for the ages
Leg 5, Day 13
31 March 2012
Amory Ross, MCM, PUMA Ocean Racing powered by BERG
LOCATION: 100 miles E of Tierra Del Fuego
BOATSPEED: 4.9 KTS
WINDSPEED: 6.2 KTS
DISTANCE TO FINISH: 1,785 miles
Cape Horn looked like any other rugged seaside outcropping on the horizon, jagged and torn from years of constant battering much like the kind we just spent 12 days enduring. As we approached though, sailing past snow-capped mountains and a brilliant red sunrise, I began to realize that the Horn’s spectacle is not in its beauty but its significance. This is Cape Horn, the southernmost tip of South America, and the southernmost point of land on earth. It is cold, dark, and raw, and the living is tough. And as impressive as the rock stood, it stands for so much more: it represents total challenge and rewards those who accept it responsibly.
I would guess there are fewer people who have sailed around Cape Horn the way we have, suffering what we did, than who have climbed Mount Everest. And looking at that ominous island today, I realized that I pushed myself and my limits well beyond the point I ever thought possible…not even close. Odds are, most everyone who first journey’s around that point feels a similar prick of pride.
So yes, today we sailed by a big black rock with green stuff growing on the side. But today we also accomplished something great. That Southern Ocean leg was one for the ages, and we made it here together. We did it the right way, the safe way, and we had fun doing it. Handshakes, smiles, cigars, and a swig of rum confirmed that there was something to celebrate – something very different for everyone – and then we were on our merry way again, eyes aimed north towards Brazil.
But after all the revelry, when I put my camera down below to start on lunch, I realized I never really took the time to remember, to look with my eyes. So I walked up on deck, stood by the back rail, and watched Cape Horn fade into the distance. VOR video update here.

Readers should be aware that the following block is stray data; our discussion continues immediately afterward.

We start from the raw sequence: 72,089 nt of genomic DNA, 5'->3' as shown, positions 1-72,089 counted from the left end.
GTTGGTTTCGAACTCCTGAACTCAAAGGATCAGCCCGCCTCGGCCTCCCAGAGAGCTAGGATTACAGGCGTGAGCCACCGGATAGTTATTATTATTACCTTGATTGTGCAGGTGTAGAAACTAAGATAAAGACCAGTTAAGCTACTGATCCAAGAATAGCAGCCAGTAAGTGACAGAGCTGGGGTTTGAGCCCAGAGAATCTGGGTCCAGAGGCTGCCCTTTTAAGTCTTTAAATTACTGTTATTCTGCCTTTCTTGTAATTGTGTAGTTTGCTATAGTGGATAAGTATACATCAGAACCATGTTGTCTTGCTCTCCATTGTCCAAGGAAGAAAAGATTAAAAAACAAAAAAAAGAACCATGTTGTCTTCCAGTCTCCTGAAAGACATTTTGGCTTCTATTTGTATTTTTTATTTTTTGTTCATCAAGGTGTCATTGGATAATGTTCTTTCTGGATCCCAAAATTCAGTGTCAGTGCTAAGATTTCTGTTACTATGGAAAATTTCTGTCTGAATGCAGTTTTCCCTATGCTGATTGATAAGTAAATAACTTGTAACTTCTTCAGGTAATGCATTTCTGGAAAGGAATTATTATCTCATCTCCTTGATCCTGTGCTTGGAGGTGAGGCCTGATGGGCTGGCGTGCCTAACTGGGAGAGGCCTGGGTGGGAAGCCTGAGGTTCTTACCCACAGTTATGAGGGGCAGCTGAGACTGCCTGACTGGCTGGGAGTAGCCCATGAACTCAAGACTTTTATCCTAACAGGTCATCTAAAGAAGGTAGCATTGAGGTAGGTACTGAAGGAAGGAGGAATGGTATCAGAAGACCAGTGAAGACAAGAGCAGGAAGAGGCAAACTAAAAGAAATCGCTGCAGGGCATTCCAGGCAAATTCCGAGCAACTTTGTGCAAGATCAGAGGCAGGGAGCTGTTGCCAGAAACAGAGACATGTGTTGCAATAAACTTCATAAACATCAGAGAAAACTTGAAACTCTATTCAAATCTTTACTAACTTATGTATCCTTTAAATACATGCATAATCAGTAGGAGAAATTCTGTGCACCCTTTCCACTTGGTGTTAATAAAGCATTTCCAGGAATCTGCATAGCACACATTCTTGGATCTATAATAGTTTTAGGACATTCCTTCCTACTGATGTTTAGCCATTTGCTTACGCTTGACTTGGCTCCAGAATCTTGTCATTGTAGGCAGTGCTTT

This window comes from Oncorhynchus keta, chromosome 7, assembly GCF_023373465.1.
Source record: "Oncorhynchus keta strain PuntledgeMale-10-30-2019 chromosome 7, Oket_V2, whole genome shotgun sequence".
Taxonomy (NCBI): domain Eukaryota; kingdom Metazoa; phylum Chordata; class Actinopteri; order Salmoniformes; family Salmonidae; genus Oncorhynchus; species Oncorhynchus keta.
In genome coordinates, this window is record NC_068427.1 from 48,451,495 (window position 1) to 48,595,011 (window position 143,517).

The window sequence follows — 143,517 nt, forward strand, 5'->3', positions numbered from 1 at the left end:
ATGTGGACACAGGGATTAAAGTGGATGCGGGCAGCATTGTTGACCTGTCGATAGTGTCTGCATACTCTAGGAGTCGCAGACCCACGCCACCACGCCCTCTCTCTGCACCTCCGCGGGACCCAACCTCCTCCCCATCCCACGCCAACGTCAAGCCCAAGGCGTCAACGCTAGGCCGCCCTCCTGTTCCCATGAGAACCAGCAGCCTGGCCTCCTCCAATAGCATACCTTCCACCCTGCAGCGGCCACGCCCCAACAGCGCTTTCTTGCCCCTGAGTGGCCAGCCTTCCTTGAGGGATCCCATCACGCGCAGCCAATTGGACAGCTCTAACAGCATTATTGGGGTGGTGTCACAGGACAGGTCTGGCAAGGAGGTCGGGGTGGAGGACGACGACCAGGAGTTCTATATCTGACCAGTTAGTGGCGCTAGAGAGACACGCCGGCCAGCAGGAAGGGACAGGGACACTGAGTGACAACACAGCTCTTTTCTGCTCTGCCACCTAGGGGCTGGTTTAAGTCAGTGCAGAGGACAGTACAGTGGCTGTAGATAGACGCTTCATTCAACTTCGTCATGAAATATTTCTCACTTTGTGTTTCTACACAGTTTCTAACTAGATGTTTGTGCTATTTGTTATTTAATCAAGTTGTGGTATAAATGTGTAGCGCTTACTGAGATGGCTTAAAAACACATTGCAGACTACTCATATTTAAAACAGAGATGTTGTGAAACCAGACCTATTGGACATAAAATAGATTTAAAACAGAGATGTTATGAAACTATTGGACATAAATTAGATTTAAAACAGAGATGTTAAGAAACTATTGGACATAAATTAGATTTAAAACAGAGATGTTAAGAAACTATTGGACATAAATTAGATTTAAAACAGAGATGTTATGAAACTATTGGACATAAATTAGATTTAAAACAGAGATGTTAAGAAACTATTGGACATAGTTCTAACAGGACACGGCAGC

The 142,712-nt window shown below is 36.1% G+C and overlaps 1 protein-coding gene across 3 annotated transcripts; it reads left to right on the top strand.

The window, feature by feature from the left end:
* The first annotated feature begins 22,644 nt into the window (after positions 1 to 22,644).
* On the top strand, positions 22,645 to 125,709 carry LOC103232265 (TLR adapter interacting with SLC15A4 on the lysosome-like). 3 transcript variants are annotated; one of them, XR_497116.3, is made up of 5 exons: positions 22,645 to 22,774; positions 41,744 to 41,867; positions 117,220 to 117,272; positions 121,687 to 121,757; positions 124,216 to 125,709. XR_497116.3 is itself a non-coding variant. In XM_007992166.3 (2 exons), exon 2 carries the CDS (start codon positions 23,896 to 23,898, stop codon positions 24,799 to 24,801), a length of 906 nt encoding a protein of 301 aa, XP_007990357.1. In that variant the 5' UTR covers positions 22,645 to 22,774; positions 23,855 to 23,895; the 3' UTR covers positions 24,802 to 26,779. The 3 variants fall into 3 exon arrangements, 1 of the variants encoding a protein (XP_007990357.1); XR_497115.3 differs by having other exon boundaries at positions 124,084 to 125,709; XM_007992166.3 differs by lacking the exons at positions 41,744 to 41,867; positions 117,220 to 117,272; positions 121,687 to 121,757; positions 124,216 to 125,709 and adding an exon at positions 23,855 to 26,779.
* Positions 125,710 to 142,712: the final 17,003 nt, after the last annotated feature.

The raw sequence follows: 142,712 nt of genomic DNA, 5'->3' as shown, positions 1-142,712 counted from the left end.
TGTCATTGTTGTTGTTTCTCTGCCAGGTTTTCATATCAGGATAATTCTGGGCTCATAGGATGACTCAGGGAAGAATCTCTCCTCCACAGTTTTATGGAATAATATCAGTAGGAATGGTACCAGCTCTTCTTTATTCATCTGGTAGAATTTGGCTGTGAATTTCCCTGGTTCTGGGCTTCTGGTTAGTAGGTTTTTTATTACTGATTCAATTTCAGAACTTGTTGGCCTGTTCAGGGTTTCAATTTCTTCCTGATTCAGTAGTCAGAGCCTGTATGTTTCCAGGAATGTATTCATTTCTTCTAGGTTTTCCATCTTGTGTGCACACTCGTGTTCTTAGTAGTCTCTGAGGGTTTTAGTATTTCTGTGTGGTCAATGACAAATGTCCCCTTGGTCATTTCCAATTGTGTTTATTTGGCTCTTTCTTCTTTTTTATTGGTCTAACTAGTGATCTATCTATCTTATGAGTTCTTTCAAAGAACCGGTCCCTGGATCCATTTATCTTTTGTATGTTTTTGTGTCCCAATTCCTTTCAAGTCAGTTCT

The latest from Telefonica:
The “Telefónica” pit stop at Caleta Martial, a cove on Herschel Island (Chile) is going at a good pace and the boat will be fully back in the race at 22:00 UTC. Moored at the cove, the crew are eager to hit the water again, a mood that was made quite clear by the words of skipper Iker Martínez who is anxious to set off: “Let’s see if these reinforcements dry quickly and we can shoot out of here”.
The Spanish boat suspended racing today, Saturday the 31st of March at 04:37 UTC and since then the shore crew and racing crew have been working to achieve a clear objective: to get “Telefónica” back to 100% in the shortest possible time. Fortunately, as Iker Martínez says: “When we got here the boat was in the best state we could hope for: the exterior of the hull was intact”.
For now the situation is looking up, and according to the skipper of the Spanish team: “The reinforcements are going well and now we just need to wait for everything to dry and we’ll be ready to go. Once we’re happy with the job we’ll begin sailing again, first making our exit through the islands to get back to the point where we suspended racing yesterday night, some four miles northeast of Cape Horn. From there we’ll be sailing up to Itjaí”.